Third baseman — Megan Pittman, North Murray: A challenger to Cruse for All-Area Player of the Year, the junior led the Lady Mountaineers, who went 17-20 but kept a streak of appearances in the state playoffs going.

She hit .534 from the leadoff spot with nine home runs, 19 RBIs, a .569 on-base percentage, 1.02 slugging percentage and 1.589 on-base plus slugging percentage.

She hit leadoff so teams couldn’t pitch around her, North Murray coach Steve Granger said. That affected her RBI numbers.

“Her batting average was pretty high,” Granger said. “Being leadoff, you’re obviously not hitting with people on base.”

On defense, she had a .954 fielding percentage, converting three double plays and a team-high 155 putouts.

“She’s outstanding,” Granger said. “Just her instinct of knowing what was going on. I don’t know how many times there was a runner on first and she’d read the ball and field a bunt and throw the runner out at second. I couldn’t ask for anything better.”

This is Pittman’s second consecutive all-area selection after earning honorable mention her freshman season.

Shortstop — Baylee Sutton, North Murray: From the No. 3 spot in the lineup, Sutton played an important role for the Lady Mountaineers, who reached the second round of the Class 3A state playoffs.

With Pittman often reaching base, Sutton did the second part of the job. The junior hit .362 with seven home runs and a team-high 22 RBIs. She was named Offensive Player of the Year by league coaches in Region 5-3A.

“At the very beginning, I think those two were flip-flopped,” Granger said of Sutton and Pittman. “We had Baylee in the leadoff spot and Megan hitting third. They were pitching around Megan, and that’s when we decided to change.”

On defense, Granger said he’d take Sutton at shortstop against anyone else.

“Her and Megan on the left side, I’ll be honest, I’ll put that against any left side in the state,” Granger said. “They cover a lot of ground and their softball instincts are great.”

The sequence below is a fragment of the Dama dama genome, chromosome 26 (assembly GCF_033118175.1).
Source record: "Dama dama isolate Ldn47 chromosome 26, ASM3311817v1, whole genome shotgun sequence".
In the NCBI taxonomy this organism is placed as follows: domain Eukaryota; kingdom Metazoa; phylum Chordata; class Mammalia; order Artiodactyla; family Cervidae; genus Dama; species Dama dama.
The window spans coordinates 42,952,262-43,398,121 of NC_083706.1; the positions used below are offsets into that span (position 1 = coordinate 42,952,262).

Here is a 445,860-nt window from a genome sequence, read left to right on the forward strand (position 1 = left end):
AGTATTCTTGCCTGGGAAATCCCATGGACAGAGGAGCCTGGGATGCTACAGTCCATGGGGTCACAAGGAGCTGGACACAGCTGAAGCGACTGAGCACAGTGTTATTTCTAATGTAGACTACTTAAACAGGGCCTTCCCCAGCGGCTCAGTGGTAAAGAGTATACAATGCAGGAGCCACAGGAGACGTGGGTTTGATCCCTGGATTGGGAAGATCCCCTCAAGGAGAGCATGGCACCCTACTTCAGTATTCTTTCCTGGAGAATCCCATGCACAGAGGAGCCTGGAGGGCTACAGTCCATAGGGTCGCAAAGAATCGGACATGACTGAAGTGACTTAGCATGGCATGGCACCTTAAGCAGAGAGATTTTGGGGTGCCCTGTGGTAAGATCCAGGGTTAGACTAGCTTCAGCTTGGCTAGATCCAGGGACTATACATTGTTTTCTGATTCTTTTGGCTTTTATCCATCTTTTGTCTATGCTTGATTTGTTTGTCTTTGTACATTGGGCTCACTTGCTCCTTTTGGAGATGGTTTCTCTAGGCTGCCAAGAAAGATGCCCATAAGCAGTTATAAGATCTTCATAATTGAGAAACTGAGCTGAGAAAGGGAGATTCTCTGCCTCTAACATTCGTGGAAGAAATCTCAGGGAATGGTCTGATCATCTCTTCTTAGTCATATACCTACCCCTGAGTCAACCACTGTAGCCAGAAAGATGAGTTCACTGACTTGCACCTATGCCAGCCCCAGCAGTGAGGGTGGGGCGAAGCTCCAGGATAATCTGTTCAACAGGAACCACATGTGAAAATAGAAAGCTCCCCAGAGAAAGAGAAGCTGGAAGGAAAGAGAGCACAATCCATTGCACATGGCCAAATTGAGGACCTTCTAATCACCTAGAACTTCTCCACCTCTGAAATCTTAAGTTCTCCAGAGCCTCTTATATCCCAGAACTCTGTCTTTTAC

This is the first all-area appearance for Sutton, who earned honorable mention last season.

Outfielder — Colbie Thomas, Northwest: Brooker, Thomas’ cousin, described the senior as “the straw that stirs the drink.” Hitting from the leadoff spot, she led the team with 11 triples and also sported a .374 batting average, 20 stolen bases and a 1.021 on-base plus slugging percentage.

“Besides doing the leadoff stuff, she had some huge hits late in the games at the end of the year,” Brooker said. “She might be 0-for-3 and she’s struggling and gets a big hit to help us out. Against LaFayette, we’re down 1-0 in the top of the seventh and the bases are loaded with two outs and two strikes and she hits a triple.”

In the field, her speed tracked down a lot of would-be base hits.

“I can’t ask for much more than what she gives,” Brooker said. “Sometimes, if a ball drops, and I guess I’m kind of spoiled, but I’ll get on her. She may run 100 feet only to have it drop. I guess I should lower my standards, because she gets to stuff no one can get to.”

This is the third straight all-area selection for Thomas, who earned honorable mention as a freshman.

Outfielder — Alyssa Ward, Northwest: The only freshman to make the all-area team and the only freshman starting for the Lady Bruins, Ward led Northwest in steals (22) and tied Cruse in on-base percentage (.500).

She had a .444 batting average, and in some ways served as another leadoff hitter in the No. 9 spot.

“Her speed, that’s something you can’t coach,” Brooker said. “If she puts it on the ground, there’s a good chance she’s getting on. She isn’t going to hit it as far as Colbie or Hannah, but if she gets on and steals second, that works as a double.”

As a baserunner, there were times she stole third base without receiving a signal to do so, said Brooker, who obviously had no complaints so long as she was safe.